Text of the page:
There is not one place in this world that is made up solely of goodness, positivity, sugar, spice, and everything nice. Shanghai is no exception. Today I experienced a side of Shanghai that I have yet to, a nasty side, one that made me very upset. I’m not talking about the reckless traffic or seemingly severe lack of personal hygiene. Those I can deal with, and some days, can take as a unique part of China’s culture. Today I dealt with a nastiness that is present wherever there are human inhabitants – selfishness, manipulation and deceit. It’s not my intention to blow this out of proportion, my aim is simply to write my opinions, feelings and experiences.
Last week, I briefly introduced my readers to the Tea Scam, referencing the two groups of young people who stopped me while I was at Yu Yuan, asking me to take their pictures and then engaging me in conversation. For the whole story about last week, you can reference that blog post. Today, I returned to Yu Yuan to pick up my completed business suit from the Fabric Market. I was coming from meeting with workers for the Chinese government – trying to get my visa extended a few days so that I could finish out my program was a bust, they were relatively unhelpful and was in a pretty bad mood when I left. This encounter left me frustrated, and probably played a small role in what happened next.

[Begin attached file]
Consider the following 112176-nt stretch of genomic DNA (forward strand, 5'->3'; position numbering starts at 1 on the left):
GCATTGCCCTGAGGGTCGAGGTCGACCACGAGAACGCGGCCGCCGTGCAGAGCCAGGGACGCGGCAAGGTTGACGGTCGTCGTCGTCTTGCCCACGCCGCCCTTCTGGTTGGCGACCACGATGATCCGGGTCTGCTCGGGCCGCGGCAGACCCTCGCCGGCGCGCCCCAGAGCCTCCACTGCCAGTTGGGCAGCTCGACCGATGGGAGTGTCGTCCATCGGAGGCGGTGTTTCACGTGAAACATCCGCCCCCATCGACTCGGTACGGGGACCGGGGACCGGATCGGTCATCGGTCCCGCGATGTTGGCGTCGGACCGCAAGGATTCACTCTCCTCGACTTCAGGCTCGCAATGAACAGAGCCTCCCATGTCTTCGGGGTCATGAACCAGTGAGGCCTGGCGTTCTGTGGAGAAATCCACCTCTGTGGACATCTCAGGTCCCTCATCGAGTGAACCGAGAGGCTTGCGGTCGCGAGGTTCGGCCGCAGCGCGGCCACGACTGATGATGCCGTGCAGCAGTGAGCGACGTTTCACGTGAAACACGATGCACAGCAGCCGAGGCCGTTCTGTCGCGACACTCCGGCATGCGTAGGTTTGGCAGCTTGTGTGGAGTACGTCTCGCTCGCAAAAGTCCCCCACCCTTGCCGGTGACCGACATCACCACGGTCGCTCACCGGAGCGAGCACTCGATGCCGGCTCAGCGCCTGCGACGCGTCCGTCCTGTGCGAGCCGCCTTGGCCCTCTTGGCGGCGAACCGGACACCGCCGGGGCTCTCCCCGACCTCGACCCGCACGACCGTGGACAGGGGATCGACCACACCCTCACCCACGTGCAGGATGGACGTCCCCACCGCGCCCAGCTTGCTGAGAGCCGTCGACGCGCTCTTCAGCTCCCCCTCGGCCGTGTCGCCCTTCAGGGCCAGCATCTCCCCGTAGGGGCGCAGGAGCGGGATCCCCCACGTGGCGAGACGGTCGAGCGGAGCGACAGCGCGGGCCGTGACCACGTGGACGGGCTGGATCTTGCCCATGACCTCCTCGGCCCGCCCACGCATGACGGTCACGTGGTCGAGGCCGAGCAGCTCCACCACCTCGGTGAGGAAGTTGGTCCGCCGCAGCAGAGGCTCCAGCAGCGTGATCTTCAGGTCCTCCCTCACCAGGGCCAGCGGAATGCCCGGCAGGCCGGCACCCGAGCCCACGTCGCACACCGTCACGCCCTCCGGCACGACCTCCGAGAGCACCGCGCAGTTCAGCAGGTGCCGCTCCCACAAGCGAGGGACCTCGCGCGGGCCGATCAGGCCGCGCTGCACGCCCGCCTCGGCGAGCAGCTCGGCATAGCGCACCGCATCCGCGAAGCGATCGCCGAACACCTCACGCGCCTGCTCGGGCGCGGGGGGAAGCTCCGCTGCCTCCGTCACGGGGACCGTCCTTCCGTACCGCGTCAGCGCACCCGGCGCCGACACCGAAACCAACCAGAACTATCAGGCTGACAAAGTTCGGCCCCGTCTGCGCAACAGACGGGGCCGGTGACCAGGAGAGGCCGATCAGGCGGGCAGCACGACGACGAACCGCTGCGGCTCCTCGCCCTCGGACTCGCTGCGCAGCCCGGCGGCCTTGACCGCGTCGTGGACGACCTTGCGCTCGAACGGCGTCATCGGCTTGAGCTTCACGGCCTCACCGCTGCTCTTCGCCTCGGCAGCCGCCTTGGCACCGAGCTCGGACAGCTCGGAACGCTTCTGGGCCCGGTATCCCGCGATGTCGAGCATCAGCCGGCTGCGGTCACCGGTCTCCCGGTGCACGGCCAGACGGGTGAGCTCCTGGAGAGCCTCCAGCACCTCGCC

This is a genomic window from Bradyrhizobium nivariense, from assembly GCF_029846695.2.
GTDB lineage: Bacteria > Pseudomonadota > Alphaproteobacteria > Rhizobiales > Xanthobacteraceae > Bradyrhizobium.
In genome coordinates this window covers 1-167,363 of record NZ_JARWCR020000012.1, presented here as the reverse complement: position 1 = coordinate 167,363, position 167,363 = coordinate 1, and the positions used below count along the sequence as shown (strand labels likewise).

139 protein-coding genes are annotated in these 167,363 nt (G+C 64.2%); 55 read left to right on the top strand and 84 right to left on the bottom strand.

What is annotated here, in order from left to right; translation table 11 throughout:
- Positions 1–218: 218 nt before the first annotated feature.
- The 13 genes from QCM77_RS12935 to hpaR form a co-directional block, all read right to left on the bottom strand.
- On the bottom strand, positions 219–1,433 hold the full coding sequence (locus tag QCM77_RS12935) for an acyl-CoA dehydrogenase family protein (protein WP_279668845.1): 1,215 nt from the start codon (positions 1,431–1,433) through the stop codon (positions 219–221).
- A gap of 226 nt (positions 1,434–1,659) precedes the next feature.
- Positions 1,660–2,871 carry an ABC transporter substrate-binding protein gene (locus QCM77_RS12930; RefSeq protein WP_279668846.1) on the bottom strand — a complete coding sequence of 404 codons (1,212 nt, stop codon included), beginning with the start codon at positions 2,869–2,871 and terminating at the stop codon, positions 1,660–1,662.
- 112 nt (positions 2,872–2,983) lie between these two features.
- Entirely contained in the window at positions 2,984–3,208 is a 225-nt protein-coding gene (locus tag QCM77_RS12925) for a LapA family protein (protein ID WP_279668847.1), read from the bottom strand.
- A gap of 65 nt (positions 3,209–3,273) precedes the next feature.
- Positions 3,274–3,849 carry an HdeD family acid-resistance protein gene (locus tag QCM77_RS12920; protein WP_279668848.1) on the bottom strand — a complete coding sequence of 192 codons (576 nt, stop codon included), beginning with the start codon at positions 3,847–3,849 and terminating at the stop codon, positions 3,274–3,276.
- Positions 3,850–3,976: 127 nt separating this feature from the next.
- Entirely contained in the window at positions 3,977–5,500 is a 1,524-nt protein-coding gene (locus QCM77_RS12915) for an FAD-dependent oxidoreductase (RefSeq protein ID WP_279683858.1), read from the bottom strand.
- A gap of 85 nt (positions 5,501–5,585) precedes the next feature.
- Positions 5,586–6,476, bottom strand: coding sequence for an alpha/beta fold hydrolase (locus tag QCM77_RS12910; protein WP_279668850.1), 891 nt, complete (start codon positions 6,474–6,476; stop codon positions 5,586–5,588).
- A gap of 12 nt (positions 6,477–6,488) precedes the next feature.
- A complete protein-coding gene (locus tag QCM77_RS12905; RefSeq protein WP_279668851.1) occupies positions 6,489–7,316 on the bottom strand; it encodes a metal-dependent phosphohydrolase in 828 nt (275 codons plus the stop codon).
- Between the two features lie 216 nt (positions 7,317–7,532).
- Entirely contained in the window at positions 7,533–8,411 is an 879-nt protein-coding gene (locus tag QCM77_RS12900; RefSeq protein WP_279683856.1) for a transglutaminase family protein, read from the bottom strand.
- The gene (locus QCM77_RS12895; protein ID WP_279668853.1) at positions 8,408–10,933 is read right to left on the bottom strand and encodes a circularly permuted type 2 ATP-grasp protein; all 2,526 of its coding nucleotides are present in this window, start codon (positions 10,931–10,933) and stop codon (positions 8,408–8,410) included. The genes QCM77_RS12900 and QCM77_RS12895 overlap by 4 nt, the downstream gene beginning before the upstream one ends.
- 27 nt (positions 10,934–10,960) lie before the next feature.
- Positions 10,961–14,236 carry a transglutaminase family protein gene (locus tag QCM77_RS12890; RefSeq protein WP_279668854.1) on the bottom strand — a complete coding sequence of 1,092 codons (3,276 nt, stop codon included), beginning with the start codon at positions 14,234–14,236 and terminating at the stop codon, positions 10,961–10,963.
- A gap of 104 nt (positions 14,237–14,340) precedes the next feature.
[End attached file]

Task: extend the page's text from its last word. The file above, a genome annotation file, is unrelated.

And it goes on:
As I was walking back to the Metro station with my clothes, I passed by the same place I was stopped last week, and sure enough, the ‘students from Beijing’ were sitting on the steps. There were two that I recognized, and one that I didn’t. I settled for a hard glare at them, making eye contact but continuing on my way. As I passed them, broke eye contact, and looked ahead, I noticed the third person I had talked with last week. He was with another young girl, and they were talking to an older foreigner. I walked past them as well and got about fifty feet away. Similarly to last week, I was debating very hard about what to do in that situation. Of course, I could have assumed that the older man was smarter than I, and didn’t plan on going anywhere with the young Chinese people. However, this was my second time passing them, and at this point I knew, without a doubt in my mind what these kids were doing. As an extremely trusting person, I get very offended and upset when I see people taking advantage of others. After I had been standing in the same place for about three minutes, contemplating, I spun around and stormed over to where the three kids were sitting. I started speaking in a very stern tone to the boy, who had done most of the talking last week. I asked him “Why aren’t you in Beijing? Last week you told me you were only going to be in Shanghai for three days? Why are you still here?” The kids (and when I say kids, it’s because I don’t know what else to call them – but they are not young, they’re about the same age as me.) were looking at me with blank faces with only a briefly passing indications of nervousness. Acting like they couldn’t understand me at some points was not throwing me off – I was speaking a mixture of Chinese and English, but it was simple enough that I knew they could understand me. Even if all of my grammar wasn’t correct, they could definitely get the point of what I was saying, particularly because I knew the two recognized me. The one girl who hadn’t been present last week tried to do most of the talking with me. “What are you talking about? What business do you want with us?” I told her that I was not talking to her. She walked away and mentioned for her companions to follow, saying that I was crazy. The other girl followed, while I continued to rattle off accusations at the young man. “You wait for foreigners to come, here, foreigners who are by themselves? Then you invite them to a tea shop, and then what? You steal from them? You hold them ransom? People your own age? What, you want my money? Why don’t you find a job? You are a bad person.” I feel as though calling someone a bad person is not something a respectable person would do, but in the moment I was so worked up that words were just coming out of my mouth, and any sort of filter I usually have had disappeared. At this point, there was a crowd of maybe twenty people surrounding us. It was not my intention to cause a scene, but if you have a white girl yelling at Chinese youth, partially in Chinese, it’s inevitable. The other two girls had come back by the time I was wrapping up. “You should be embarrassed of yourself.” I harshly said. “And now, I’m going to go tell that other man what your motives are.” I turned on my heel and was walking away when I heard yelling behind me. “Wait! Hey! Wait, come back!”. The girl who had originally tried to take charge was following me. She asked me to talk to her, to tell her what I was trying to say. I almost gave in and started trying to yell/explain what I had said, but after a brief instant it was so obvious that they were trying to prevent me from talking with the foreign man, who had just started walking away with the two Chinese youth. I looked at him, walking away from me about 50 feet ahead, and turned to the girl and said no, and started walking away again. At this point, she grabbed my bag, and the boy who I had been talking to had reached us and was grabbing my arm. “GET OFF OF ME!” I yelled. I yanked my arm and yanked my bag and continued to yell at them to let me go. In between yelling at them, I was looking ahead and yelling “SIR! SIR!” In efforts to get the mans attention. By now, everyone in the general vicinity was watching what was going on, but the man still hadn’t turned around, and I saw the young girl with him gently grab his elbow and urge him forward. I didn’t want to hurt anyone or make things worse than they were, and in my final attempt to get away from the two, I finally was able to yank my arm and bag free. I ran ahead as they followed in quick pursuit. “SIR!” I yelled. As I was almost right behind them, I slowed down and the other two caught up with me.